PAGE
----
Bishop's Market is the place to shop for fresh fruit, vegetables, breads, cheeses, prepared foods, meat, juices, snacks, pies, cookies, fresh flowers, plants, herbs and wine. Liz is a stickler when it comes to the best fruit and vegetables possible. The market has a good selection and everything is fresh. The market grows many of their fruit and vegetables and the rest are shipped in from various sources.
We are often in this part of Connecticut visiting friends or passing through back from a road and this is a mandatory stop.
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Shopping at Clinton Crossings
Clinton Crossings has great outlet shopping. Clinton Crossings has some great stores such as: Coach, Dooney & Burke, Guess, J. Crew, Michael Kors, Gap, Bose, Calvin Klein, Brooks Brothers, Yankee Candle, Waterford, Lindt and more.
We are often here shopping on the weekends on the way home from one of our weekend getaways or from visiting friends. We have found some great bargains at the outlet and are always happy with our purchases.
**If you have an AAA Card and present it at the Visitor's Center (next to Lindt) you will receive a coupon book for the outlet stores. They can come in handy with some very big discounts.**
Vino Trail in Connecticut
Yes, Connecticut does have a wine trail. In fact, the state has two. They are the Western Trail and the Eastern Trail (original, huh?). I took the Western Trail. There was only one winery open for tasting along my chosen route. Hopkins Winery. It is set on a beautiful hillside, overlooking a lake. The tasting room is in a building that looks like a red barn. I happened to be the only taster there (what a difference from California). The winery is extremely generous with their tastings. They allow you to taste every wine on their list, which is not what you usually see in California.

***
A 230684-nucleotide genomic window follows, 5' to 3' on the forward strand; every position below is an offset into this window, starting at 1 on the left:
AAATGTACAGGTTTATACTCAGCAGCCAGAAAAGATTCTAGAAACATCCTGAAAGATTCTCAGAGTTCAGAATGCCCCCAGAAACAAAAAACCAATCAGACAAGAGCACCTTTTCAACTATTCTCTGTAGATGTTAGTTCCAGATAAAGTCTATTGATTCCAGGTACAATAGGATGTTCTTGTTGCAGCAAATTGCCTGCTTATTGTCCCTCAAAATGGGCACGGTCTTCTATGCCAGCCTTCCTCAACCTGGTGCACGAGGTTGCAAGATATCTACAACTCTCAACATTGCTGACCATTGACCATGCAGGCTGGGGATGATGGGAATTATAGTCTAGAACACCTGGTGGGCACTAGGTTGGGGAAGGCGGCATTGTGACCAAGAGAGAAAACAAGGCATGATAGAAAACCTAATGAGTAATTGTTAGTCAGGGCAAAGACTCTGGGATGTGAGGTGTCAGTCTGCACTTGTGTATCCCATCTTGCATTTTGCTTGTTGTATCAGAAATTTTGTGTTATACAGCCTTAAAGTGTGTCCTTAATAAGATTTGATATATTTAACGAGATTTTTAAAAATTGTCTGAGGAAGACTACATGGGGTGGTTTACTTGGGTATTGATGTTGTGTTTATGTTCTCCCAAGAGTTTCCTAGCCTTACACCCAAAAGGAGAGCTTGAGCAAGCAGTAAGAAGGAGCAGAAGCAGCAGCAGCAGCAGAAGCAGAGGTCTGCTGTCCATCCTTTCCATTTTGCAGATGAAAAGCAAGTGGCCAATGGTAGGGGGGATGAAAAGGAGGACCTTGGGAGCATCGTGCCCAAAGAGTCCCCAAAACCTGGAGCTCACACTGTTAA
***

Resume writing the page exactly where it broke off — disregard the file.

I experimented. I tasted them all. Including the Peach Wine and the Apple Wine. You definitely do NOT see that in California.
Hopkins Winery also has a very nice gift shop. Two floors of gifts in fact. All in all, this was a pleasant stop on my journey from White Plains, NY to my destination in Connecticut.Related to:
- Wine Tasting
A Great way to see Mystic
See Mystic the way it should be seen - from the water. Enjoy a scenic 1½ hour tour of the harbor aboard an electric launch which is very quite and enjoyable. Travel around Mystic learning about mystic and it's founding. Mystic is very beatiful, plan a dayat the sea port and also Mystic Aquarium. Also, ask about private charters and sunset cocktail cruises.
Planes from the past
If you are in the Hartford area i would recommend stopping by the air museum..
Located in windsor locks it houses more than 75 different aircraft....
It is the largest air museum in the north east....There are many buildings and also an outdoor yard if the weather is good..
We have been there twice and love it.....
You can sit in many of the planes and get thee feel of how it was back in the day....
There is an extensive research library for looking up past information...and the most amazing thing is that all the people are Volunteers...
It is not expensive at all...it is fun for everyone...
Adults (age 12 & up) $8.00
Children Ages 6 - 11 $4.00
Children Age 5 & under free
Seniors (age 60 & up) $7.00
(prices subject to change)
The State Capitol Building
The Connecticut State Capitol Building is the third building to be used as the Connecticut capitol building. The previous buildings were in New Haven and Hartford at a time before Hartford became the capital, and when state administrative activites were carried out in both cities at the same time. The present capitol contains the Connecticut General Assembly, the Senate, the House of Representatives, and the offices of the governor and lieutenant governor.